If you walked into a traditional high school today and asked 100 students if they liked school, I would guess that very few of them would say, yes. Maybe some of you have heard these comments, “Why do we have to learn about this? I am never going to use it anyway!” How might these responses change if the students got to choose what they learned about? What if students could follow their passions in high school? What if following their passions also prepared students to be successful for the rest of their lives?
A Student’s Role in Education
How do we define success in our students today? Is success the ability to pass a test at the end of a class? Is success the ability to do just well enough in school to get a diploma without any extra stress? I would suggest that success is the ability to go to college, get a job and live in our society after high school. There are a lot of students out there who do not think that they need to start thinking about life after high school while in high school, but is that not why they are going to school? Schools are supposed to be preparing students to go out on their own and be successful in their lives. But how do we prepare each individual student for success in his/her own life? Giving each student individualized attention is almost impossible when teachers have classrooms of 30 to 50 students and see a total of 120 to 200 students each day. If we are willing to take away the traditional mindset of courses and classes, we find that there are other, non-traditional school systems that do a good job of helping each student find success, not only in high school, but also throughout life.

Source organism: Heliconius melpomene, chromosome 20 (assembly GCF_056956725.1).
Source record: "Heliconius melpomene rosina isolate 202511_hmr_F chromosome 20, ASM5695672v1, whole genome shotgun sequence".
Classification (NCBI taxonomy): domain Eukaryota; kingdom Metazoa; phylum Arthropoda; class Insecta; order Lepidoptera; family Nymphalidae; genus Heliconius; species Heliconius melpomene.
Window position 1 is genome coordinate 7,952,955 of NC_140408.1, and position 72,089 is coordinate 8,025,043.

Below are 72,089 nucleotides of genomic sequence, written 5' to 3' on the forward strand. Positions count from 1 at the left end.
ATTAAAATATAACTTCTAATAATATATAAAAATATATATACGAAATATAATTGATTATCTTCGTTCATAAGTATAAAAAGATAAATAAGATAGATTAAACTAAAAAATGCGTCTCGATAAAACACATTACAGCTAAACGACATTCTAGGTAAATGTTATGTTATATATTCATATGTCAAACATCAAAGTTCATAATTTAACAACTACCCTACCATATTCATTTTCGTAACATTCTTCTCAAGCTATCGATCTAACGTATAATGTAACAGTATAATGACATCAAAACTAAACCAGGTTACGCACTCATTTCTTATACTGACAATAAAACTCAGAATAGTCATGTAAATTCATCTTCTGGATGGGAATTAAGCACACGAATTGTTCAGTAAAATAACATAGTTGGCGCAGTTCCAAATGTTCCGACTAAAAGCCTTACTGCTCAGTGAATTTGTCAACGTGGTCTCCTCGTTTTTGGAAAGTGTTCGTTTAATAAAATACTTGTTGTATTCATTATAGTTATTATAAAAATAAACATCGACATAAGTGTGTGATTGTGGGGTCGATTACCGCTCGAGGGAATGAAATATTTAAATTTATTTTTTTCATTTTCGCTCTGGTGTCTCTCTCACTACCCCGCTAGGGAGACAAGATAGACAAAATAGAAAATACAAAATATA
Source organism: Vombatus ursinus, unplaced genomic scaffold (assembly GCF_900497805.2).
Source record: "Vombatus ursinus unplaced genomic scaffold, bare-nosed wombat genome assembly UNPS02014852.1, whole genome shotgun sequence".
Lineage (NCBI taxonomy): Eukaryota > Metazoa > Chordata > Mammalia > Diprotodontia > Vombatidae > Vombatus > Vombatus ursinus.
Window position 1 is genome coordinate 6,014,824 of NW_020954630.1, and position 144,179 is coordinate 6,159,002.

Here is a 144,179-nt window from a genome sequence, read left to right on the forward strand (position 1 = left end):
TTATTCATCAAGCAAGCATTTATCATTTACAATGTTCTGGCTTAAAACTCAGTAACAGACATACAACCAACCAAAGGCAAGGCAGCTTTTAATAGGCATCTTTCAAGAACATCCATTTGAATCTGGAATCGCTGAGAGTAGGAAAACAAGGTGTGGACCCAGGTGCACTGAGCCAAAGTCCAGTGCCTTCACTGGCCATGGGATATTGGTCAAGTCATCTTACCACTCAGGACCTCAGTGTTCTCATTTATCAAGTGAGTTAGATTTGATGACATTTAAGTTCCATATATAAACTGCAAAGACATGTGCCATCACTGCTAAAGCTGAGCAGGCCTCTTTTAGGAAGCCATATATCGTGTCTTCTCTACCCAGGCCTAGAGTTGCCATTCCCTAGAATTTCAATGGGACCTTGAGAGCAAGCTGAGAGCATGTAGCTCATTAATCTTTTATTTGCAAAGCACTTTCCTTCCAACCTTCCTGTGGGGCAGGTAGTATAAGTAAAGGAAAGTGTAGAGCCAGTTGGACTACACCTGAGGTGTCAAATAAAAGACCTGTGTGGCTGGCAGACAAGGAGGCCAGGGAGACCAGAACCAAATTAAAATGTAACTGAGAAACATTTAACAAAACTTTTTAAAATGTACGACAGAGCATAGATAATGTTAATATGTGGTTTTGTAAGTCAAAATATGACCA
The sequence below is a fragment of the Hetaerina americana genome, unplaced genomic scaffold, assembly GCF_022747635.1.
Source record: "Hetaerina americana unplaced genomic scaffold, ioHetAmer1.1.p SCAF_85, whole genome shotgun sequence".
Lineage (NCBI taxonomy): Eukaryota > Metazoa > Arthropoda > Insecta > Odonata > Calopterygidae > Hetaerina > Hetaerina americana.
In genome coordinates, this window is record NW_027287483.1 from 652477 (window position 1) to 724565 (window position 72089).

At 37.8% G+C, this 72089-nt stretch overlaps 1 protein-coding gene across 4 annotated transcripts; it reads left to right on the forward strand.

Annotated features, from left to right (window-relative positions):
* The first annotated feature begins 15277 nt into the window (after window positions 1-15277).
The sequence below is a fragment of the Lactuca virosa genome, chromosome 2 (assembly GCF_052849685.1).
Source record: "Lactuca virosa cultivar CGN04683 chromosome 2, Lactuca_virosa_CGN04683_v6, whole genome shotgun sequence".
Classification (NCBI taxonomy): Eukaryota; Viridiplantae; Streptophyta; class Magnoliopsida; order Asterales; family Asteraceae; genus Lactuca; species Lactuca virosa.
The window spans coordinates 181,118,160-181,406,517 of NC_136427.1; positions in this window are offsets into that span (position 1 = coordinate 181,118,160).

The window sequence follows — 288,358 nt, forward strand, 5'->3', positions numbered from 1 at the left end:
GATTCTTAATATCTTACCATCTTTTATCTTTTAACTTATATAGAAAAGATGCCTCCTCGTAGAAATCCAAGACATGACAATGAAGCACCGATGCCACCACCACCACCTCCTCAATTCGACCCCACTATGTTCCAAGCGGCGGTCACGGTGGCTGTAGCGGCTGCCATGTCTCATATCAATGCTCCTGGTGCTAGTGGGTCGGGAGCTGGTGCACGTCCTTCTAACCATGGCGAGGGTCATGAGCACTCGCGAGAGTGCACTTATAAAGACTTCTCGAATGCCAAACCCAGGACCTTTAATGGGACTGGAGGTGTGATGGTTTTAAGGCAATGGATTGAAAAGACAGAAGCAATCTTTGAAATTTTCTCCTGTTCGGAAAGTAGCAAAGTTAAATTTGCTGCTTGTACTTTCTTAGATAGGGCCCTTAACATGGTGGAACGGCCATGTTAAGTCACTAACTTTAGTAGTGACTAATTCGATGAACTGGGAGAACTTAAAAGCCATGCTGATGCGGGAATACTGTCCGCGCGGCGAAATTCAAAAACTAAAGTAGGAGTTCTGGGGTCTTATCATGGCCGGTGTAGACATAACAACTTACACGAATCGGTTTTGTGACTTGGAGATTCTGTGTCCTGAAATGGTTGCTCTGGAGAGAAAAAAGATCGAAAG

It is not the educators or the institutions that graduate then go to college, or get a job, it is the students. These students will be the next educators, CEO’s, engineers, nurses and lawyers. These students will be held accountable for everything they do from now on, everything from choosing a career to getting married to buying a house. Their bosses are not going to be held accountable if they do not show up or get their work done; it all rests on the individual. I believe students in high school should be held accountable for their education. I understand that students need guidance and help along the way, but they should still be a part of deciding what they get out of their education.
An Educator’s Role with Students
I just graduated from the Minnesota New Country School (MNCS) in Henderson, Minnesota. This is a project-based charter school with full-time advisory groups. What this means is that students individually get to choose projects, plan them, set goals and deadlines, and then follow through with everything they said they would do. This school puts a student’s education right into his/her own hands. This is an incredible way to go through school because everyone – the teachers, parents and other students, hold each student directly accountable. There is no teacher standing in front telling the lesson for the day or the homework. There is, however, a teacher standing along side each student supporting and encouraging. Each student sets goals and tries to meet those goals every day. If students do not get their work done, they will not get credit for their project, which is far more significant than just getting a lower grade in the class. If students do not get enough credit each year they will not move on to the next grade. So, students at MNCS who do not get their work done, are only hurting themselves and making it harder and harder to graduate.